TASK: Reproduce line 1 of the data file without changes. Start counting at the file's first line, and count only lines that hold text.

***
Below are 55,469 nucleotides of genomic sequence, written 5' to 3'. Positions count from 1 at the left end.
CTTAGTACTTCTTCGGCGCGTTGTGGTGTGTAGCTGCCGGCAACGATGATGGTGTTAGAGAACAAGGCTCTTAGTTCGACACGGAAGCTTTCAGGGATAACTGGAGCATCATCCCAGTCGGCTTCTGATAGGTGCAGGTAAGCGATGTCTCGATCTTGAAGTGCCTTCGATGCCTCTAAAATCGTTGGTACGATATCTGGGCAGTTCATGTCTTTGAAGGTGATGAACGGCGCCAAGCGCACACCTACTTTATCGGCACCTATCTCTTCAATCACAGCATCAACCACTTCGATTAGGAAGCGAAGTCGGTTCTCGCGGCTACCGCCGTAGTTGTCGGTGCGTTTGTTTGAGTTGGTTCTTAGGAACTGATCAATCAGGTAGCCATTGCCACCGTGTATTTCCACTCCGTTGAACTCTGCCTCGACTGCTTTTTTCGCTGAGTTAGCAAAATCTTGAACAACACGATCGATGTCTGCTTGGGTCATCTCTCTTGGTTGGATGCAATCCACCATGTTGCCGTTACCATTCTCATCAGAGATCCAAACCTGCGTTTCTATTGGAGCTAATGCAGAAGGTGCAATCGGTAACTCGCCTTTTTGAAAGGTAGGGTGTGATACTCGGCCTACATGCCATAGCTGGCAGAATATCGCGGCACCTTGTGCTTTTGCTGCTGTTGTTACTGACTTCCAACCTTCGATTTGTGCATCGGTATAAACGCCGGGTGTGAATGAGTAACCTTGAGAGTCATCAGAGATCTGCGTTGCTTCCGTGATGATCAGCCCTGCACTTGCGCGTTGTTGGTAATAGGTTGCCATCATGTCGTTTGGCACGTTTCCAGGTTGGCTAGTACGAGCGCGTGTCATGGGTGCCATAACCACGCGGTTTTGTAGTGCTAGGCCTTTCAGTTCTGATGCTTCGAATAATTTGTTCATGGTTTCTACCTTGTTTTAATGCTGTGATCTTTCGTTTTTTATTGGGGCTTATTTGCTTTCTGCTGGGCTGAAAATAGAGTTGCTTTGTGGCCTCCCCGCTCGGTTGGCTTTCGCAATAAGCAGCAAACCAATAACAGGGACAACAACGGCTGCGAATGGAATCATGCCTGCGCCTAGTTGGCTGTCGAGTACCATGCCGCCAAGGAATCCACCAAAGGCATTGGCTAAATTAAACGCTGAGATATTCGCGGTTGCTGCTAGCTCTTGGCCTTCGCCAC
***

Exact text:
Below are 55,469 nucleotides of genomic sequence, written 5' to 3'. Positions count from 1 at the left end.